"Did you get the memo?"
"Boy, did I EVER!"

It's not a bad thing. It's just a bit different.

In fact, there can be benefits to such differences. I rarely forget any information I've read if I'm interested in it. Because I think about things differently than most people and have a brain full of semi-useless information that I can access at any given time, I can often come up with solutions to problems that most would never have thought of. (My "solutions" can sometimes seem a bit unusual to others, but they generally work.) I am a very "out-of-the-box" person in this sense.

Over the years I've learned to rely on all that information to try to fit in with my peers. Like, where do you put your arms/hands while you're talking to someone? Well, different hand and arm positions express different messages to neuro-typical people. It's this funny thing called "body language" or "non-verbal communication." This never came naturally to me, but I'm a wizard at observation. I have also learned from various studies what the different arm positions mean. Where my arms are most comfortable while I'm standing may not be the message I mean to convey to people. I constantly have to think about it so I don't come across as defensive or aggressive when I'm feeling relaxed and casual.

And how do I hide my oddities to seem "normal?" For instance, I find being cold physically painful. It's the kind of sensation I'll do anything to avoid and I worry that my peers may be driven to distraction when I give up style or social norms to wear a giant coat at a nice lunch. Or if there's a stray hair in my bra. I'm sorry, but this is one of the worst annoyances there is for me. Some little hair down in there tickling and poking me with every move I make. I have to excuse myself just to go on a hunt for the offending hair which is often hard to see in there unless I can get it in just the right light. This happens at least once a day in my world, but luckily rarely when I'm around friends since I don't work outside of the home.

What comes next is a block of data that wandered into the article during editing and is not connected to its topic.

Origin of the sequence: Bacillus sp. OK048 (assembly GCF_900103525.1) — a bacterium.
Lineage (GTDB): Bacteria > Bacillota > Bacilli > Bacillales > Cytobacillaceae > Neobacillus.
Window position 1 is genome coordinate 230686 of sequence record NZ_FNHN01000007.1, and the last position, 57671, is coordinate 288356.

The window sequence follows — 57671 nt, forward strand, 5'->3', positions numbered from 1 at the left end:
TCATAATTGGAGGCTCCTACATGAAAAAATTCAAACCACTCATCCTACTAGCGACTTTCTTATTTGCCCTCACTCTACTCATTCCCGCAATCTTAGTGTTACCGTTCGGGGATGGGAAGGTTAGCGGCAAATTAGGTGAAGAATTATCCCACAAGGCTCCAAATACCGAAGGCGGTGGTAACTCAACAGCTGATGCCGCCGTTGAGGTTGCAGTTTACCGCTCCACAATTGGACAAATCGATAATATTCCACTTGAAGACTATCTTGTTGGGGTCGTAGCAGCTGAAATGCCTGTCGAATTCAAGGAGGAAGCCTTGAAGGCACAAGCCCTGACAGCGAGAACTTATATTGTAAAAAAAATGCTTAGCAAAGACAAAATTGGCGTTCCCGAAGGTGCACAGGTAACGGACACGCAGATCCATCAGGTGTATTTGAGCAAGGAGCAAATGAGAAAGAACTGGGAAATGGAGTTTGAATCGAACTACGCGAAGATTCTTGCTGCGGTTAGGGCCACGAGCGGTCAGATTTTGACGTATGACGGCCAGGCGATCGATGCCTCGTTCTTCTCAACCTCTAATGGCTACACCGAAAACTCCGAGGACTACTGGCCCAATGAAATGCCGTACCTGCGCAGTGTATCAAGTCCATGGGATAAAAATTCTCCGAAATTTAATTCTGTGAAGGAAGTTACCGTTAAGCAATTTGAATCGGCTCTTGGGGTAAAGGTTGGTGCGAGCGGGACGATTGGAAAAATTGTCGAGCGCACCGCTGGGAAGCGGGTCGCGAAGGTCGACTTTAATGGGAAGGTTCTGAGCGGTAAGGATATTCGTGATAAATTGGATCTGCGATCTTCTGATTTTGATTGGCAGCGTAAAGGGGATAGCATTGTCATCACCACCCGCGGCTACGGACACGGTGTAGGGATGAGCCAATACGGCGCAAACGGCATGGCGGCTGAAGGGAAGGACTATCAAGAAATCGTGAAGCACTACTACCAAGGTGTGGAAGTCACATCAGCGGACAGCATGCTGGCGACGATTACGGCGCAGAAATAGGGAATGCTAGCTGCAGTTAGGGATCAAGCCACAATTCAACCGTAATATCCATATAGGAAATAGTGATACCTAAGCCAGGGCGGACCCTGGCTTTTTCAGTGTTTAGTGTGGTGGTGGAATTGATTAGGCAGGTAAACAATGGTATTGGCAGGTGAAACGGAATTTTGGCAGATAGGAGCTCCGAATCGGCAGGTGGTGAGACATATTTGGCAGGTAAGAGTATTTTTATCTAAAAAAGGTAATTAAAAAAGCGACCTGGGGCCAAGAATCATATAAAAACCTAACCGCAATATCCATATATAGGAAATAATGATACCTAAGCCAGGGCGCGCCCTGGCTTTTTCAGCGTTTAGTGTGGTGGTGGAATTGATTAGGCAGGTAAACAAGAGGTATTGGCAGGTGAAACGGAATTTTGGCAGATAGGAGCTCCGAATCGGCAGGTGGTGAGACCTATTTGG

Well... that's all I can think of for now because my son is up and trying to talk about his latest video game adventures, and because I can't block out external sounds at all, I will leave this post here. If you have any questions at all, please feel free to ask!

No comments:



Autism Blogs Directory

Related Sites

General Science-Related Blogs